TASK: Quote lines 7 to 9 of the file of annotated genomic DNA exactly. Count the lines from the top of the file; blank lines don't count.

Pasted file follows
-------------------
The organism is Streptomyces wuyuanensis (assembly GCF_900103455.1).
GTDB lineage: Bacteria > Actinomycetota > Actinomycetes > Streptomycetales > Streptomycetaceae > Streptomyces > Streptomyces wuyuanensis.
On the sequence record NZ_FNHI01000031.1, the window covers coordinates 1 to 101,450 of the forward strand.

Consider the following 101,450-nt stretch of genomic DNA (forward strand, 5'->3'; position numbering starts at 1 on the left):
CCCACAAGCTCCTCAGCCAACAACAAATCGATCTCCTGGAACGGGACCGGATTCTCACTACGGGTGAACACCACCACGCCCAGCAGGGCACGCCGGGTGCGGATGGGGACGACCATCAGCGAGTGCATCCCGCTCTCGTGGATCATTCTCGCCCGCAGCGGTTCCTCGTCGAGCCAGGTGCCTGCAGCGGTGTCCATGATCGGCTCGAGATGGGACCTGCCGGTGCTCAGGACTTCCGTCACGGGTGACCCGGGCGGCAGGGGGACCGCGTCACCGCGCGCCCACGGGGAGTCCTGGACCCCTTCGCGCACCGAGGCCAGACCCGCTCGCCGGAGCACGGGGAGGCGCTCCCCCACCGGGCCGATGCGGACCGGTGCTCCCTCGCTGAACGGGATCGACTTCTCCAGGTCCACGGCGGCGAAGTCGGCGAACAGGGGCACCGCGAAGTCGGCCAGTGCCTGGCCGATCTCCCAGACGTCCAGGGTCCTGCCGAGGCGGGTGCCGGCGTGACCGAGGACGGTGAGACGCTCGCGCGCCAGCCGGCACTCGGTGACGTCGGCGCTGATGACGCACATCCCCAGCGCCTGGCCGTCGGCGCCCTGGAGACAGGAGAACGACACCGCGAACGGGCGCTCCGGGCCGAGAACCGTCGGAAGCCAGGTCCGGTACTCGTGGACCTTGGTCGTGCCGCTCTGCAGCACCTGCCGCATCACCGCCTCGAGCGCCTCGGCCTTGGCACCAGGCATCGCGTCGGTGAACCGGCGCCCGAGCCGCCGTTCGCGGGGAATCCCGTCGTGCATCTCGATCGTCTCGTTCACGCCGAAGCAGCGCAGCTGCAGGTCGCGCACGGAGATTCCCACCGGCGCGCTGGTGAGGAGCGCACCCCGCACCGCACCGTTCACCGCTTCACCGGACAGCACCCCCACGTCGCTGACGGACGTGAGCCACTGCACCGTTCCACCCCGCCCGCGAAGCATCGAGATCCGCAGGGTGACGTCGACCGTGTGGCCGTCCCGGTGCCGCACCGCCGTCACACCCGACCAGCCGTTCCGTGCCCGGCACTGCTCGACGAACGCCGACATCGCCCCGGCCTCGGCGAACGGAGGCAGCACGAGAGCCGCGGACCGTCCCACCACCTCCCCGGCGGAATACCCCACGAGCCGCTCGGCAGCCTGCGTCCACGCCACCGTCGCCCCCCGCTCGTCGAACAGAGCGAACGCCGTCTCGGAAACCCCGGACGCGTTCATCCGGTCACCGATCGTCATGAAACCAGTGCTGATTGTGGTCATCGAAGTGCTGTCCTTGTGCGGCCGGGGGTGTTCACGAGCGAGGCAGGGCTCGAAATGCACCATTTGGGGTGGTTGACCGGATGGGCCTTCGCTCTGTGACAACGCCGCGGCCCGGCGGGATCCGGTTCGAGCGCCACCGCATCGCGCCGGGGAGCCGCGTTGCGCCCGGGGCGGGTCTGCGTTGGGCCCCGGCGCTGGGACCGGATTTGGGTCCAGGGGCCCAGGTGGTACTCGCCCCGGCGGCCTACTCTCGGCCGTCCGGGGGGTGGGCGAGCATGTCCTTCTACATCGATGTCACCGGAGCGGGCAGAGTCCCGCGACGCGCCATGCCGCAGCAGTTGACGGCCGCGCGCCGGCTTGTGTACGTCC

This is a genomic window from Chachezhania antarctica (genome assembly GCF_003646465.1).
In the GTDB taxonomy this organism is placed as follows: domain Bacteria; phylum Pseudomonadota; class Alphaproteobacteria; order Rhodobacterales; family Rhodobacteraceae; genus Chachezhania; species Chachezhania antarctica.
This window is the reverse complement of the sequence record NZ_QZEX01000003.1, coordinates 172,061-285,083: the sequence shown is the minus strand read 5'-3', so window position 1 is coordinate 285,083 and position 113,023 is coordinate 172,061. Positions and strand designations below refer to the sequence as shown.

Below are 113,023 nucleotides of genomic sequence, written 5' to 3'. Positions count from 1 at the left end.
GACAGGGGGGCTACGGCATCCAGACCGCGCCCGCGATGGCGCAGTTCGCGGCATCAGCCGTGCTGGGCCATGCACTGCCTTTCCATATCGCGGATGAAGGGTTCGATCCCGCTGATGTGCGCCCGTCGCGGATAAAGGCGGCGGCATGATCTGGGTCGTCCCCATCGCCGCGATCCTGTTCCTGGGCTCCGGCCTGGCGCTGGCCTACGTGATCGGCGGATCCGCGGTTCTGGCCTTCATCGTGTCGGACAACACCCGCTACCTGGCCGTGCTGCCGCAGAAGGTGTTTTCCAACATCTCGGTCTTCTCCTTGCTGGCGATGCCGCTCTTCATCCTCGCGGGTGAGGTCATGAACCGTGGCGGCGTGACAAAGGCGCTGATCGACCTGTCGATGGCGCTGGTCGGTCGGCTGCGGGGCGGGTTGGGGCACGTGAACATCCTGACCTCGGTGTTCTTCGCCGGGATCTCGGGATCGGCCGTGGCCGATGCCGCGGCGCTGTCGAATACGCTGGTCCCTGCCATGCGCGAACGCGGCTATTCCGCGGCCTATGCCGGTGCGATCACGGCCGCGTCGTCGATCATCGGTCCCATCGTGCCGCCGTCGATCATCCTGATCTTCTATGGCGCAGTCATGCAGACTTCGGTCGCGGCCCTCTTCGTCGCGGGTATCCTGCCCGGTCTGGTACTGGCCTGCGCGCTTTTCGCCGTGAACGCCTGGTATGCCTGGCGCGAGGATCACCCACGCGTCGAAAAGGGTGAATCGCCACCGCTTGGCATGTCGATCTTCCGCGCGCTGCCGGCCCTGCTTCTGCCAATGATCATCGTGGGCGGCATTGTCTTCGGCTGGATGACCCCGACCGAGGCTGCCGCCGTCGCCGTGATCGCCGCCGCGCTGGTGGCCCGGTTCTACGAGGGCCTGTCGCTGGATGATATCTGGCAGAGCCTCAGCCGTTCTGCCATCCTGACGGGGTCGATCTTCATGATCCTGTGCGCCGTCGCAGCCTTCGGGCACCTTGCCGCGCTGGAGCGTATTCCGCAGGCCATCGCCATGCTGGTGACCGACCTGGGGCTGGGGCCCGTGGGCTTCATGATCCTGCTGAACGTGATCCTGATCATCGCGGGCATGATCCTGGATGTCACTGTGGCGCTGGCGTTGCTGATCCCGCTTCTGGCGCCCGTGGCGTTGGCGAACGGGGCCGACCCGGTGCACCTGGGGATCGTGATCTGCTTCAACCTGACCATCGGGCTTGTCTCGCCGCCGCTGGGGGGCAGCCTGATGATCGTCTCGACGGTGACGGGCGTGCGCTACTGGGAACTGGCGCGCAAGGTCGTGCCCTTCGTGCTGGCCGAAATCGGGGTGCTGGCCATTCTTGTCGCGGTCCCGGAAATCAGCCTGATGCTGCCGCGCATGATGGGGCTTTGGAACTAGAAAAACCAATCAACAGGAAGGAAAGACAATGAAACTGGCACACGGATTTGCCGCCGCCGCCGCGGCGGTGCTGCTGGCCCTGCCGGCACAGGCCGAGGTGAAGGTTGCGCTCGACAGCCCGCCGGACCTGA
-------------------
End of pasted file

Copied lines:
In the GTDB taxonomy this organism is placed as follows: domain Bacteria; phylum Pseudomonadota; class Alphaproteobacteria; order Rhodobacterales; family Rhodobacteraceae; genus Chachezhania; species Chachezhania antarctica.
This window is the reverse complement of the sequence record NZ_QZEX01000003.1, coordinates 172,061-285,083: the sequence shown is the minus strand read 5'-3', so window position 1 is coordinate 285,083 and position 113,023 is coordinate 172,061. Positions and strand designations below refer to the sequence as shown.

Below are 113,023 nucleotides of genomic sequence, written 5' to 3'. Positions count from 1 at the left end.